Results by unitary authorities
|Saturation of colour reflects the strength of the vote.|
|National and regional referendums|
held within the United Kingdom
and its constituent countries
The Welsh devolution referendum of 1997 was a pre-legislative referendum held in Wales on 18 September 1997 over whether there was support for the creation of a National Assembly for Wales, and therefore a degree of self-government. The referendum was a Labour manifesto commitment and was held in their first term after the 1997 election under the provisions of the Referendums (Scotland and Wales) Act 1997. This was the second referendum held in Wales over the question of devolution: the first referendum was held in 1979 and was defeated by a large majority.
A referendum was held in 1979 (with a parallel referendum in Scotland) proposing the creation of a Welsh Assembly, under James Callaghan's Labour government. The referendum stipulated that a Welsh Assembly would be created if supported by 50% of votes cast and 40% of the total electorate. The Scottish referendum achieved the first condition but not the second, while the Welsh referendum was defeated by almost a 4:1 majority. Indeed, although the Labour Party had committed itself to devolution in 1974 (following the advice of the Royal Commission on the Constitution) several Welsh Labour MPs (including Neil Kinnock) were very much opposed.
The 1979 referendum had been such a resounding defeat that it killed off any prospects of devolution in Wales for a generation. The almost wholly anti-devolution, unionist Conservative Party won the 1979 general election (though Welsh Labour remained the largest party in Wales, the Conservatives only won 11 out of 36 seats in Wales) and remained in government until 1997. Over this time, the Conservative Party became increasingly unpopular in Wales. The Conservatives mostly appointed English MPs representing English constituencies to the post of Secretary of State for Wales, including William Hague and John Redwood (who famously attempted to mime the words to the Welsh national anthem at the 1993 Welsh Conservative Party conference.)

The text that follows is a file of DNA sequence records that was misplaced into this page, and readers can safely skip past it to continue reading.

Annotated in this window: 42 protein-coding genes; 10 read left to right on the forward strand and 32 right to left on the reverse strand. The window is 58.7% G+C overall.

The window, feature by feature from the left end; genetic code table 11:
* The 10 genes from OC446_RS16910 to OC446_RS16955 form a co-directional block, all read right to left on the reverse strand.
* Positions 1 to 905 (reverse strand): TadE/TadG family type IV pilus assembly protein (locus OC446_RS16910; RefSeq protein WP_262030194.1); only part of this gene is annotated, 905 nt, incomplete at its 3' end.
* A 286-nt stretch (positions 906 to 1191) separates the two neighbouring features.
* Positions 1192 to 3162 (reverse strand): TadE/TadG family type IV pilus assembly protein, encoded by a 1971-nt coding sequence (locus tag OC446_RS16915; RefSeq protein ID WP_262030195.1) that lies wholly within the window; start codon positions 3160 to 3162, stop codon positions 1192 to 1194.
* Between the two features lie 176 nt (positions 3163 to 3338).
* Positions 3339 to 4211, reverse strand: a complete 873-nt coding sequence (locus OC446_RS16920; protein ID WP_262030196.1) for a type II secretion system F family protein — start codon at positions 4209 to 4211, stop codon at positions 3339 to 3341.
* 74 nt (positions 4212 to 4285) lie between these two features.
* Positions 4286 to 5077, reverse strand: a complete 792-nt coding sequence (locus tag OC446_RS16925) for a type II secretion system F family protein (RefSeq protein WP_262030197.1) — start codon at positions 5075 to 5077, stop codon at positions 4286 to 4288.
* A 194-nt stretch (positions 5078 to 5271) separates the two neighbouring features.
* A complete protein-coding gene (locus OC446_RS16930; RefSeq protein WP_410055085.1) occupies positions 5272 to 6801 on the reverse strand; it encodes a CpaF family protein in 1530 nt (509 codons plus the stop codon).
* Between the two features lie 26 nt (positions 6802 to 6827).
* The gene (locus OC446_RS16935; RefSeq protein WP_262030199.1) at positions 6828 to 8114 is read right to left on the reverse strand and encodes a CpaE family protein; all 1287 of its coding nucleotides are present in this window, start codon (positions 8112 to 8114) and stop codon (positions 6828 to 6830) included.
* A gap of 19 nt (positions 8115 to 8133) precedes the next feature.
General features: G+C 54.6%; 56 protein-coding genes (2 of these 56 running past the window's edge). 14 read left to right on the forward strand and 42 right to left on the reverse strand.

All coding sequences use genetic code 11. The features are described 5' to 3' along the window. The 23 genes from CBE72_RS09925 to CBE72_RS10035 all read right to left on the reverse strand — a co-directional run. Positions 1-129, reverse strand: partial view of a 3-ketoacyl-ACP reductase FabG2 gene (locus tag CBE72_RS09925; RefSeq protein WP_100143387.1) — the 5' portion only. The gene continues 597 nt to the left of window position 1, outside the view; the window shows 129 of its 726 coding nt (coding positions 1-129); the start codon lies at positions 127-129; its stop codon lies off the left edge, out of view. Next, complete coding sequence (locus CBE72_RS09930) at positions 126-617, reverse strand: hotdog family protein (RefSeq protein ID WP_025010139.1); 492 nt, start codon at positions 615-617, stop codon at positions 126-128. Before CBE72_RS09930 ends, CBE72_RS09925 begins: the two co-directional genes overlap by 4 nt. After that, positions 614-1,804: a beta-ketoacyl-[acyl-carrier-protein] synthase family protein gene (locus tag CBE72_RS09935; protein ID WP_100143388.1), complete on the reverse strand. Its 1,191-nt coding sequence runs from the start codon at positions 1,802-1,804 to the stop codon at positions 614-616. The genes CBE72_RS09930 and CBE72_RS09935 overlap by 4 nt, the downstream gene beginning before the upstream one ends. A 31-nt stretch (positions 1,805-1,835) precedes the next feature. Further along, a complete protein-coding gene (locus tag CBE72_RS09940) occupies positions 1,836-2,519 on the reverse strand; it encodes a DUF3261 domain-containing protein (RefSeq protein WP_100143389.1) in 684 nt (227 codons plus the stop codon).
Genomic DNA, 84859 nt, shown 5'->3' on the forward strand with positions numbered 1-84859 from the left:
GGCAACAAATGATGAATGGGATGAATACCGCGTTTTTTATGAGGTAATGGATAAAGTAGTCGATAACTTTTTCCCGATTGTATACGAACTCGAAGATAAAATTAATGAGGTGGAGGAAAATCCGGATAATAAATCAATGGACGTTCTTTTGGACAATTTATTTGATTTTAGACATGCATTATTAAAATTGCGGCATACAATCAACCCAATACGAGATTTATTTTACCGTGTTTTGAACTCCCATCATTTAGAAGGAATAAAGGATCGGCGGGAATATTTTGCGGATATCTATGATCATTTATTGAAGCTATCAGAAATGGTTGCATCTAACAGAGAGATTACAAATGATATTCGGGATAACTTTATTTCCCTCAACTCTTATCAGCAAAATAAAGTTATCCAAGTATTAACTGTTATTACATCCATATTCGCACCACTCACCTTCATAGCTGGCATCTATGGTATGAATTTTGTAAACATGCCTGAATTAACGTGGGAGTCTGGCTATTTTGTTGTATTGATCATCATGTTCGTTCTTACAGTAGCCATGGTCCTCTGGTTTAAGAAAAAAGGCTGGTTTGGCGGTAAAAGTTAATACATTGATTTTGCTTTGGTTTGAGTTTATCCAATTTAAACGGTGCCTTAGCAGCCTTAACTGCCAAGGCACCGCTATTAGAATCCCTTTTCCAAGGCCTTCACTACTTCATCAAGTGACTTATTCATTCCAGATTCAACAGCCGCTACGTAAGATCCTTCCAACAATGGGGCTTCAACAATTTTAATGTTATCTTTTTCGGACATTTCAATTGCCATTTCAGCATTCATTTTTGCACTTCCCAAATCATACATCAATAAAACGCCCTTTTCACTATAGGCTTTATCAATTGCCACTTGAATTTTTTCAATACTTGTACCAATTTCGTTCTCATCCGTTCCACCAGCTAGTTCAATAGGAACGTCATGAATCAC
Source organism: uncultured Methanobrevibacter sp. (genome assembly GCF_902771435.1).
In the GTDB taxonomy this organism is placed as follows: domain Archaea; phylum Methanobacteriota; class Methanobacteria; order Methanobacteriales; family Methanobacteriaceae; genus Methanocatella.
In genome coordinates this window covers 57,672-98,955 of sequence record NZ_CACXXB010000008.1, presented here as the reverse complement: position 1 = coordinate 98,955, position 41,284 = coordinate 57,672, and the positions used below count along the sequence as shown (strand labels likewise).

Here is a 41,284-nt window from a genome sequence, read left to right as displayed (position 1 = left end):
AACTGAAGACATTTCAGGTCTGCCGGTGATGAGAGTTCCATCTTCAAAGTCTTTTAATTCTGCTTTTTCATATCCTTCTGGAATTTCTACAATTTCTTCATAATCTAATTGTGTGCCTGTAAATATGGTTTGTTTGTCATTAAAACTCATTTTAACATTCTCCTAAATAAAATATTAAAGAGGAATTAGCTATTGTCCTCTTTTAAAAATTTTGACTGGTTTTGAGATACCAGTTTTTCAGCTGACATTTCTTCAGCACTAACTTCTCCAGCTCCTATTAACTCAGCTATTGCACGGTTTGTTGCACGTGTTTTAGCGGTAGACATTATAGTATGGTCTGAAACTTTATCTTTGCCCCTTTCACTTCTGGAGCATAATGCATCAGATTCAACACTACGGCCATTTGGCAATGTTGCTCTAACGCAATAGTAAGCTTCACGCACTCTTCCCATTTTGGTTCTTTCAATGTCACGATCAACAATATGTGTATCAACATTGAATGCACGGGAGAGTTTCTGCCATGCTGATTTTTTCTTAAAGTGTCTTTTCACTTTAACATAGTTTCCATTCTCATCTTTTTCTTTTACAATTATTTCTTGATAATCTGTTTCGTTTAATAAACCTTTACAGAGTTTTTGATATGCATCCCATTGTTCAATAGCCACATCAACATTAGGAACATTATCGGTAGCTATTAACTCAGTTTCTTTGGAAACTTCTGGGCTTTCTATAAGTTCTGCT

A commitment to the creation of a Welsh Assembly with executive powers was again put into the Labour Party manifesto for the 1992 general election. The Labour Party shaped its policy of a Welsh Assembly under the guidance of Shadow Welsh Secretary Ron Davies and Welsh Office spokesmen Win Griffiths and Rhodri Morgan. In March 1996, Ron Davies signed an agreement with Alex Carlile, the Leader of the Welsh Liberal Democrats, which committed both parties to support a "Yes" vote in a Welsh devolution referendum in the event of a Labour victory at the 1997 general election. The agreement was made in the context of a potential Lib-Lab pact should Labour not win an overall majority.
There was no inter-party Constitutional Convention in Wales to define devolution as there had been in Scotland. Labour's initial proposal to elect a Welsh Assembly using the traditional first-past-the-post system was reversed in late-1996 in favour of the Additional Member System. This change was vital in order to gain the support of Plaid Cymru and the Welsh Liberal Democrats in the event of a referendum.